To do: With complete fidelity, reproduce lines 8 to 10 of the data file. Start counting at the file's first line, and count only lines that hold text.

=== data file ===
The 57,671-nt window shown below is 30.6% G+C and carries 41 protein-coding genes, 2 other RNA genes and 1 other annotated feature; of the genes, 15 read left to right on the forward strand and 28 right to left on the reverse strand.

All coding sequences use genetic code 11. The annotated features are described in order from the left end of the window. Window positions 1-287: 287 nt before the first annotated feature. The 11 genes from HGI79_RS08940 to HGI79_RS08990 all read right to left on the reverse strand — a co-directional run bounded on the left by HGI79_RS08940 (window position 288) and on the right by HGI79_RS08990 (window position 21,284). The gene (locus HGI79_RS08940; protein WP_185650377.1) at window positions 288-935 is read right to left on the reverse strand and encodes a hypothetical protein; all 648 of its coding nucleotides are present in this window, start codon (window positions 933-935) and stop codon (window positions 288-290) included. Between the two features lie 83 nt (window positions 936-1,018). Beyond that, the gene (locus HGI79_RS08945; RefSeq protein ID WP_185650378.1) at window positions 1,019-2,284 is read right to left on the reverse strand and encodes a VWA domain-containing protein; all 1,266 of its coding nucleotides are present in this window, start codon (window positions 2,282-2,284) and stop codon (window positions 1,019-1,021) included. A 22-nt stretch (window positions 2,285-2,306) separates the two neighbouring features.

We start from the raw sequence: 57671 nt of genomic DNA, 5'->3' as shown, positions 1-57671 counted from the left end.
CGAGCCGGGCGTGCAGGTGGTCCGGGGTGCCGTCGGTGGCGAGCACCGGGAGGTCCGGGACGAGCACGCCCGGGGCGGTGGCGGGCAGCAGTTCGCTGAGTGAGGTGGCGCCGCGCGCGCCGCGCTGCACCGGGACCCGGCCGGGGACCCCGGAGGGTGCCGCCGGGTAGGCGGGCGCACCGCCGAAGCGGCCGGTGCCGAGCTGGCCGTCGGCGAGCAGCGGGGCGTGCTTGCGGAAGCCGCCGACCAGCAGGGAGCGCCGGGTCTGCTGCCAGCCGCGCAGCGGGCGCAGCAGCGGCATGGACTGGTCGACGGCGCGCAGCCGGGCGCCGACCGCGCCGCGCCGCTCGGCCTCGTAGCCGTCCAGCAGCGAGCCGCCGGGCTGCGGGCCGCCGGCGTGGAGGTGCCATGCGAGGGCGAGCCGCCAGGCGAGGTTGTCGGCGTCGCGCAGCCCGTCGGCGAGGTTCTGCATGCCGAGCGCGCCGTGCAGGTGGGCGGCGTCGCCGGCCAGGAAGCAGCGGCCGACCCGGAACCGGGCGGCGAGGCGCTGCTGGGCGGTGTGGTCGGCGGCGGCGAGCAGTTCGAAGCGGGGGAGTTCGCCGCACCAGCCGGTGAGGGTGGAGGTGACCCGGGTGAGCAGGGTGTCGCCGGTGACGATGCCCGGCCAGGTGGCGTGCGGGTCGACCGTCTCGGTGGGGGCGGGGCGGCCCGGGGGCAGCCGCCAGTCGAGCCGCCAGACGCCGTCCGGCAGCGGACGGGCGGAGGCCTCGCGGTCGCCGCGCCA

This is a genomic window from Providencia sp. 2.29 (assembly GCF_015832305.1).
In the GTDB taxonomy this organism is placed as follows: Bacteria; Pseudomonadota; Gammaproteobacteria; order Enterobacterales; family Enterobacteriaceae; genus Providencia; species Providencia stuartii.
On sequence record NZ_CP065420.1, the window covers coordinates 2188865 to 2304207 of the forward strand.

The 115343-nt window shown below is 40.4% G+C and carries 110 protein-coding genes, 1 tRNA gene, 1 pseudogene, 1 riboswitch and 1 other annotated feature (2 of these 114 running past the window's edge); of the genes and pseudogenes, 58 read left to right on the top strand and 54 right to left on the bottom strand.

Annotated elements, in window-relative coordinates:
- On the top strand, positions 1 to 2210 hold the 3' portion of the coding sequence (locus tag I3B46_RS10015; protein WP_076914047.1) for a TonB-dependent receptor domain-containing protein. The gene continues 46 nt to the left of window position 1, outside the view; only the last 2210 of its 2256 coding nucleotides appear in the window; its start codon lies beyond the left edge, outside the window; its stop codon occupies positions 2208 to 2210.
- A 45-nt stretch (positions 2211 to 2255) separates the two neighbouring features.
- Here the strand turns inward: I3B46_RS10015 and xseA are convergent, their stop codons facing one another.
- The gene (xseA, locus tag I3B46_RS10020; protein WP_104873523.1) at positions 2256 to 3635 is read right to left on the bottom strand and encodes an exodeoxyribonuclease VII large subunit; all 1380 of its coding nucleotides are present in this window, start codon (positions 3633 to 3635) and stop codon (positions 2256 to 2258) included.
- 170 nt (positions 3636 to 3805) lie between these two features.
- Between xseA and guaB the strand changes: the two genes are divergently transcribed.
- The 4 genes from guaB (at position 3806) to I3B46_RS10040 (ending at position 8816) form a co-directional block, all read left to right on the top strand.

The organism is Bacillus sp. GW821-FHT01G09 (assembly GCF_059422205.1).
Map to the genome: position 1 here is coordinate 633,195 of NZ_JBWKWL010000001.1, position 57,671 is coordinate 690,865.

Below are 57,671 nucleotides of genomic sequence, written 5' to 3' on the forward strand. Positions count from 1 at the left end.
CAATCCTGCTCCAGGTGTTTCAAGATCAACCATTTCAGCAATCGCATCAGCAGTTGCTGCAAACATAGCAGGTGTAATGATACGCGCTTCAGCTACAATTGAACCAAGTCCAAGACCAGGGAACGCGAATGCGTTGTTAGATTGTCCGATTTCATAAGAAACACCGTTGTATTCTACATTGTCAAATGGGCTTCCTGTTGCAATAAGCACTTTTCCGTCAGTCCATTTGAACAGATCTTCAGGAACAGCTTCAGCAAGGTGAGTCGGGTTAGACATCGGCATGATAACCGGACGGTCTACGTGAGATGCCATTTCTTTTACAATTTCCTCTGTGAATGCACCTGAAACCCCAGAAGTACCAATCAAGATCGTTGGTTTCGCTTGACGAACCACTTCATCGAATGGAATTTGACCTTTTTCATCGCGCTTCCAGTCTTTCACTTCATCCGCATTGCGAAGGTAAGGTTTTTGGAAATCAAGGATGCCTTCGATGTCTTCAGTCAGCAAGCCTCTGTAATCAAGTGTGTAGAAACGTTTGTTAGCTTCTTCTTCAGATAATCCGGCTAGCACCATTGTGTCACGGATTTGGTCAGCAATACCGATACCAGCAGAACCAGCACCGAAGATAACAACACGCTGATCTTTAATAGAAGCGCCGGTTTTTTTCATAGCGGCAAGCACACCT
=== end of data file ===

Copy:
The 115343-nt window shown below is 40.4% G+C and carries 110 protein-coding genes, 1 tRNA gene, 1 pseudogene, 1 riboswitch and 1 other annotated feature (2 of these 114 running past the window's edge); of the genes and pseudogenes, 58 read left to right on the top strand and 54 right to left on the bottom strand.

Annotated elements, in window-relative coordinates:
- On the top strand, positions 1 to 2210 hold the 3' portion of the coding sequence (locus tag I3B46_RS10015; protein WP_076914047.1) for a TonB-dependent receptor domain-containing protein. The gene continues 46 nt to the left of window position 1, outside the view; only the last 2210 of its 2256 coding nucleotides appear in the window; its start codon lies beyond the left edge, outside the window; its stop codon occupies positions 2208 to 2210.